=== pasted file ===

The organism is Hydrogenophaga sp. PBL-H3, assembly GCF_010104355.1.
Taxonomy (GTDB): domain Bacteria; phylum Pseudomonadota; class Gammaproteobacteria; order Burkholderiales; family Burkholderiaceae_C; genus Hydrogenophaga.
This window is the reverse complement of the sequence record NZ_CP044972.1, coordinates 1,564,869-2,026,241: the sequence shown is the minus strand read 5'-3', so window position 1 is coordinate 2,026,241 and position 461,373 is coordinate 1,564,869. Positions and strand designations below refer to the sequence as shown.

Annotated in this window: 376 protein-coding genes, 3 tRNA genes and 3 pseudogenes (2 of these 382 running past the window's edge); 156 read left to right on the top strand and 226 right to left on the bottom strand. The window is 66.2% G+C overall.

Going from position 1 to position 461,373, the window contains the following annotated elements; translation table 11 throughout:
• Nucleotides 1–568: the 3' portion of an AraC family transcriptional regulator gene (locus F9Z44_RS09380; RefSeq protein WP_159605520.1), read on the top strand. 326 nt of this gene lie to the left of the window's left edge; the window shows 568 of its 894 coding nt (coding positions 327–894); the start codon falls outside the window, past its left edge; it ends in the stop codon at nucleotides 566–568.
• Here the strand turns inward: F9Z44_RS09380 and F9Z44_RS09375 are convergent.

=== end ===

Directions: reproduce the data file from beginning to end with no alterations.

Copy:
The organism is Hydrogenophaga sp. PBL-H3, assembly GCF_010104355.1.
Taxonomy (GTDB): domain Bacteria; phylum Pseudomonadota; class Gammaproteobacteria; order Burkholderiales; family Burkholderiaceae_C; genus Hydrogenophaga.
This window is the reverse complement of the sequence record NZ_CP044972.1, coordinates 1,564,869-2,026,241: the sequence shown is the minus strand read 5'-3', so window position 1 is coordinate 2,026,241 and position 461,373 is coordinate 1,564,869. Positions and strand designations below refer to the sequence as shown.

Annotated in this window: 376 protein-coding genes, 3 tRNA genes and 3 pseudogenes (2 of these 382 running past the window's edge); 156 read left to right on the top strand and 226 right to left on the bottom strand. The window is 66.2% G+C overall.

Going from position 1 to position 461,373, the window contains the following annotated elements; translation table 11 throughout:
• Nucleotides 1–568: the 3' portion of an AraC family transcriptional regulator gene (locus F9Z44_RS09380; RefSeq protein WP_159605520.1), read on the top strand. 326 nt of this gene lie to the left of the window's left edge; the window shows 568 of its 894 coding nt (coding positions 327–894); the start codon falls outside the window, past its left edge; it ends in the stop codon at nucleotides 566–568.
• Here the strand turns inward: F9Z44_RS09380 and F9Z44_RS09375 are convergent.